Tuesday, September 14, 2010

Good Bye My Friend

Today my heart aches. I have spent the better part of the day trying to figure out just what I wanted to say in this post, what could come the slightest bit close to expressing the sorrow that I feel at losing my friend, David Thompson. There are not words to do it justice.

I "met" David a little over a year ago through social media and the crime fiction community. Then last October I was able to meet him in person. I will forever remember the very first time I saw him in person. He was speaking to someone and I was just going to wait until he was finished so I could say "hi." He looked up and caught my eye and asked whoever he was speaking to to excuse him a minute; then he walked over and wrapped me in a big hug. No, "do I know you?" No, "Are you Jen?" He just knew immediately and treated me as though we had known each other all our lives. That's the kind of person David was. He could make you feel as though your presence was the most important, your thoughts the most valued.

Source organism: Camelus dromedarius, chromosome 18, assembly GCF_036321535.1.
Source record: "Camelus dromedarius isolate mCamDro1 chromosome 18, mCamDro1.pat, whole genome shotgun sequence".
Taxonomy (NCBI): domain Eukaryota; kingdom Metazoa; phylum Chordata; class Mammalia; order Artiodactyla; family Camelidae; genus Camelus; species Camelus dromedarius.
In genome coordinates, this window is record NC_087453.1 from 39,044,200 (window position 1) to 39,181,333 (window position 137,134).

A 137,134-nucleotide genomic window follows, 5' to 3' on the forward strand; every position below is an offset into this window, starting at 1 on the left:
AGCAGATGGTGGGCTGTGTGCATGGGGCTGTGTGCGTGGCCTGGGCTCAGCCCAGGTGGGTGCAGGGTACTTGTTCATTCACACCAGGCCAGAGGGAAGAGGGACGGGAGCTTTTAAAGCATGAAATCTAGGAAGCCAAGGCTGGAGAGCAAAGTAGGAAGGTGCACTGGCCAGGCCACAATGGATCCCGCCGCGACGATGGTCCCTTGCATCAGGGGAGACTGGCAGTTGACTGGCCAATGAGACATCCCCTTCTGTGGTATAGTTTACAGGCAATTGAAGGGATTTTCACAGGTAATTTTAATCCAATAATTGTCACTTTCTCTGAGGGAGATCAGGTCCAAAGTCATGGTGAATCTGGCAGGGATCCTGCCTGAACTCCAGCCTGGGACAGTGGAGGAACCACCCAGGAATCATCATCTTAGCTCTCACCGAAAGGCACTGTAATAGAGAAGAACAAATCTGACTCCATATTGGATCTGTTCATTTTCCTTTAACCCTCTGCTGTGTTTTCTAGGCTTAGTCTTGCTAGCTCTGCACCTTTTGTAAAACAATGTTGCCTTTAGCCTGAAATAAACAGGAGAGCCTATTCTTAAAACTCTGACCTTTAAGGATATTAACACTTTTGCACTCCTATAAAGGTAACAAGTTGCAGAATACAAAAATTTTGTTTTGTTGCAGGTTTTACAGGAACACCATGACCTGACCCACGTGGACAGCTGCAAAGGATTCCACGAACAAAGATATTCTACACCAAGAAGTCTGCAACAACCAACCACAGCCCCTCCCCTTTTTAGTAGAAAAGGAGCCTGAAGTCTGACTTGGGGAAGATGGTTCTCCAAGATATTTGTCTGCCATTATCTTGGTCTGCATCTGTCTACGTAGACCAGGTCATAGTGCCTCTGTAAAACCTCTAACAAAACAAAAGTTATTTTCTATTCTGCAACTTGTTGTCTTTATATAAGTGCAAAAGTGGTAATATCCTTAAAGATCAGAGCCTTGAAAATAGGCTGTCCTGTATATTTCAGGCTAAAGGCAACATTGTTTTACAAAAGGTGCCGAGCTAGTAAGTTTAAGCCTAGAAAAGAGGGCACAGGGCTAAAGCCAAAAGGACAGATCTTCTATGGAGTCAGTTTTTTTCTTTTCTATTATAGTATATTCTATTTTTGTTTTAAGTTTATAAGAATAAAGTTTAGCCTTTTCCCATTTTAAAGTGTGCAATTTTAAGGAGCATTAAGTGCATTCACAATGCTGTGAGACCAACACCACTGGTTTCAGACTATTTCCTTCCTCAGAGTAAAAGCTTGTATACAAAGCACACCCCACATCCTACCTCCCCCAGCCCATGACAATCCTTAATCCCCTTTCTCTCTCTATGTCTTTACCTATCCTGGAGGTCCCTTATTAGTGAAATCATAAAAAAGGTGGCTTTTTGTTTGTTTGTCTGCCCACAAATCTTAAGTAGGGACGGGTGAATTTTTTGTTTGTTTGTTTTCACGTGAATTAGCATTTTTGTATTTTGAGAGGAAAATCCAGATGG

I so enjoyed chatting with David through Twitter or Facebook, IMs or e-mails. It made the thousands of miles between Cleveland and Houston almost vanish. We talked about books and authors and events. He introduced me to so many new books, and he'd let me run on and on about a book I was reading and it was never weird to him. He always had time. His enthusiasm fueled my enthusiasm; it was contagious. He so loved this community and the people in it. He loved connecting people with books, and he touched so many lives through his work both at Murder by the Book and his Busted Flush Press.

Just slightly older than me, David should have had many more years to connect people with books; he should have had many more years to share with his wife and all those who love him. But unfortunately, "should" doesn't always make it so.

In just a little more than a year, David left a big impression on my life. I'm a different and better person for having known him. As I continue to blog and be a part of the crime fiction community, it's my hope that I can honor him and what he stood for by singing the praises of the hidden gems, by connecting people with books, and by being the best friend I can be.

As I attempted to work out my anger at life today in the gym, I listened to R.J. Ellory's A QUIET BELIEF IN ANGELS. I listened as the narrator read in the most hauntingly beautiful tone:

"I wonder if somewhere there is a place that holds all these unfinished lives. Another plane, another world running parallel to our own, and there we will find the dead, picking up their incomplete lives and living them out."

Where ever my friend is now, he's talking up Reed Farrel Coleman, Daniel Woodrell, A.E. Maxwell, Don Winslow...Thank you, David. Thank you for your friendship. It is and always will be a priceless treasure.


Natalie~Coffee and a Book Chick September 14, 2010 at 7:23 PM